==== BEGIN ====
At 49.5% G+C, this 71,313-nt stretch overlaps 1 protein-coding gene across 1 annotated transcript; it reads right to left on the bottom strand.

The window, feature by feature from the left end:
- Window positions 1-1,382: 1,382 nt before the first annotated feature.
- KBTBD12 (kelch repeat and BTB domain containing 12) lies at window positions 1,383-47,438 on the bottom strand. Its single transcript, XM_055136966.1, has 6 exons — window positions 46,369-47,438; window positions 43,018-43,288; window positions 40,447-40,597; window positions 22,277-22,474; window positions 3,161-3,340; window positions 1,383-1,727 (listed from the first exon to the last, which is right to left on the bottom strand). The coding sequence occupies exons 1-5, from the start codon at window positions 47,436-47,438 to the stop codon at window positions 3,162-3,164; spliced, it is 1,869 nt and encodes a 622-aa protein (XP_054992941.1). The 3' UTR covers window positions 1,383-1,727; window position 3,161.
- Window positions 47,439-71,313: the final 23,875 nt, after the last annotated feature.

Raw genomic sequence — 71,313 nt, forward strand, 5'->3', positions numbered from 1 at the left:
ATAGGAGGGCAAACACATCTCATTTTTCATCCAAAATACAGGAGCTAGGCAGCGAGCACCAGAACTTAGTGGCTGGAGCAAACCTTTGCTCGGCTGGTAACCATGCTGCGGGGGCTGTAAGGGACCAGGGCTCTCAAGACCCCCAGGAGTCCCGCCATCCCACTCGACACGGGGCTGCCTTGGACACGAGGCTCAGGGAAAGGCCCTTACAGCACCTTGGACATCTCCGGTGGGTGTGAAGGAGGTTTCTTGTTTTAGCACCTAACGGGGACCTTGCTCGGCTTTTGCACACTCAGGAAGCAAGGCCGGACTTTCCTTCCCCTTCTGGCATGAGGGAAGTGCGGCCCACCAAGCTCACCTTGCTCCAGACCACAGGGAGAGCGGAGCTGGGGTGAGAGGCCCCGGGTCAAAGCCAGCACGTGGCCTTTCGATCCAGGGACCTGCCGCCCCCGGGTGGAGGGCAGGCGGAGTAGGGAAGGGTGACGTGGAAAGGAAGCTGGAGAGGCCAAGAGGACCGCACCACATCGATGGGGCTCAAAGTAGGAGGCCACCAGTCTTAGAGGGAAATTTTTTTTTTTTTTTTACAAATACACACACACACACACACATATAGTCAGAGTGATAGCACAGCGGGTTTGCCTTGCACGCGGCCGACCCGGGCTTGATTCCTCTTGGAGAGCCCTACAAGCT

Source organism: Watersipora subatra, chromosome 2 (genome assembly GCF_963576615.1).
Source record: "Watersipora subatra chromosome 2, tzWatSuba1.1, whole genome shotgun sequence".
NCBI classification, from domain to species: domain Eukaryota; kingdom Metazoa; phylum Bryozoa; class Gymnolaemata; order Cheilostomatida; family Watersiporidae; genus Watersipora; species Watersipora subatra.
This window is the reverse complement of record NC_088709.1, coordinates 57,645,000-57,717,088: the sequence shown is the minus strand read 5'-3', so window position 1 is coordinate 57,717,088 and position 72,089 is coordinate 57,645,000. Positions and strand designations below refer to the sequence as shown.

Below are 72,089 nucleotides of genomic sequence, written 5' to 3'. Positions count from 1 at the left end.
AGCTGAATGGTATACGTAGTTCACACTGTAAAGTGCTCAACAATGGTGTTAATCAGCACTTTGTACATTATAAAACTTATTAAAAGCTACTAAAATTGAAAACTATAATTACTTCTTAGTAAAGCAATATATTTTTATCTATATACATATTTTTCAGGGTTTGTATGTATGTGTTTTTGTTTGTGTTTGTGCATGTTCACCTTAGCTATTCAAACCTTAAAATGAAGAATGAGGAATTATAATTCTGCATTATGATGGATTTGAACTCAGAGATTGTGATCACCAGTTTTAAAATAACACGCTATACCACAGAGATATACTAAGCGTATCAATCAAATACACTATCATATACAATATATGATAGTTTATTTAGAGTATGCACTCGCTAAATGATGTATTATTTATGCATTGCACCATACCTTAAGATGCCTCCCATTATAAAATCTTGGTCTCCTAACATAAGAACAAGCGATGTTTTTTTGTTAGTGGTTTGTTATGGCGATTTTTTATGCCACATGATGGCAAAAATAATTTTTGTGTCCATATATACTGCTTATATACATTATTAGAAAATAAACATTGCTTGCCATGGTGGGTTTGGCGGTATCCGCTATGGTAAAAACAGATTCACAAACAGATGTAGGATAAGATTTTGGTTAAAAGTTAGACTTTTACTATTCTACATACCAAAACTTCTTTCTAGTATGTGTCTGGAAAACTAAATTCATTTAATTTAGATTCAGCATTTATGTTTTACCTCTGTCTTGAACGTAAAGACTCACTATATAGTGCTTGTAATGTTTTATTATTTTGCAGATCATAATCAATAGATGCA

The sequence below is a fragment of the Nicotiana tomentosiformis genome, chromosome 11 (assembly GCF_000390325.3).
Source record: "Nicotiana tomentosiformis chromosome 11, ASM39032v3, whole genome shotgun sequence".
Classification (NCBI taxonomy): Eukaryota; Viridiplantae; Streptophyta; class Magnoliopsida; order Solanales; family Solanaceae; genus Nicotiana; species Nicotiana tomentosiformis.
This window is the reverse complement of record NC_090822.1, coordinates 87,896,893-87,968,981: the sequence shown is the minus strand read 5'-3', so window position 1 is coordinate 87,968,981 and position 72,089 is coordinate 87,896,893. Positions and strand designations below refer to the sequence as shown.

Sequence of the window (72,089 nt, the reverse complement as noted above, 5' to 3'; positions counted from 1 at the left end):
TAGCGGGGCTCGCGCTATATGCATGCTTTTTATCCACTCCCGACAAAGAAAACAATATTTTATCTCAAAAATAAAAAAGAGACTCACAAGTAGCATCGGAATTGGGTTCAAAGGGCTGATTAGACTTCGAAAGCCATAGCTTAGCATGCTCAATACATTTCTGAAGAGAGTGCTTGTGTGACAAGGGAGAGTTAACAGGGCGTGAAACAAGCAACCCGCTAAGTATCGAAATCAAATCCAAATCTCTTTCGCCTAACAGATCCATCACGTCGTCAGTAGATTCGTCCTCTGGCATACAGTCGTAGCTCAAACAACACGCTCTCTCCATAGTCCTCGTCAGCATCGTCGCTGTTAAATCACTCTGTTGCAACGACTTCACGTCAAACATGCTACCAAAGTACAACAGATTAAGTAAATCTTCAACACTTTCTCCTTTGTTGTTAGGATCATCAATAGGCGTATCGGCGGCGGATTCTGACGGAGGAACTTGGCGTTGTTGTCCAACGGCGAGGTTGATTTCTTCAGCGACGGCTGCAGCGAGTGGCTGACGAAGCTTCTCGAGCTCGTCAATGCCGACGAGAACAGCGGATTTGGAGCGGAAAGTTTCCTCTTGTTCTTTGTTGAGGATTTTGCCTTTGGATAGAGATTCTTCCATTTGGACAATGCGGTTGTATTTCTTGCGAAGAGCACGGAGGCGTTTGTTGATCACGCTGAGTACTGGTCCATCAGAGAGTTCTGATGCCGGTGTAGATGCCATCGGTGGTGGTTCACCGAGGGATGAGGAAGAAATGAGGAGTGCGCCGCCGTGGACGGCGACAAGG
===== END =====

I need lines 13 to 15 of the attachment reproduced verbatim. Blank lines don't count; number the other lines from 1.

AGCTGAATGGTATACGTAGTTCACACTGTAAAGTGCTCAACAATGGTGTTAATCAGCACTTTGTACATTATAAAACTTATTAAAAGCTACTAAAATTGAAAACTATAATTACTTCTTAGTAAAGCAATATATTTTTATCTATATACATATTTTTCAGGGTTTGTATGTATGTGTTTTTGTTTGTGTTTGTGCATGTTCACCTTAGCTATTCAAACCTTAAAATGAAGAATGAGGAATTATAATTCTGCATTATGATGGATTTGAACTCAGAGATTGTGATCACCAGTTTTAAAATAACACGCTATACCACAGAGATATACTAAGCGTATCAATCAAATACACTATCATATACAATATATGATAGTTTATTTAGAGTATGCACTCGCTAAATGATGTATTATTTATGCATTGCACCATACCTTAAGATGCCTCCCATTATAAAATCTTGGTCTCCTAACATAAGAACAAGCGATGTTTTTTTGTTAGTGGTTTGTTATGGCGATTTTTTATGCCACATGATGGCAAAAATAATTTTTGTGTCCATATATACTGCTTATATACATTATTAGAAAATAAACATTGCTTGCCATGGTGGGTTTGGCGGTATCCGCTATGGTAAAAACAGATTCACAAACAGATGTAGGATAAGATTTTGGTTAAAAGTTAGACTTTTACTATTCTACATACCAAAACTTCTTTCTAGTATGTGTCTGGAAAACTAAATTCATTTAATTTAGATTCAGCATTTATGTTTTACCTCTGTCTTGAACGTAAAGACTCACTATATAGTGCTTGTAATGTTTTATTATTTTGCAGATCATAATCAATAGATGCA

The sequence below is a fragment of the Nicotiana tomentosiformis genome, chromosome 11 (assembly GCF_000390325.3).
Source record: "Nicotiana tomentosiformis chromosome 11, ASM39032v3, whole genome shotgun sequence".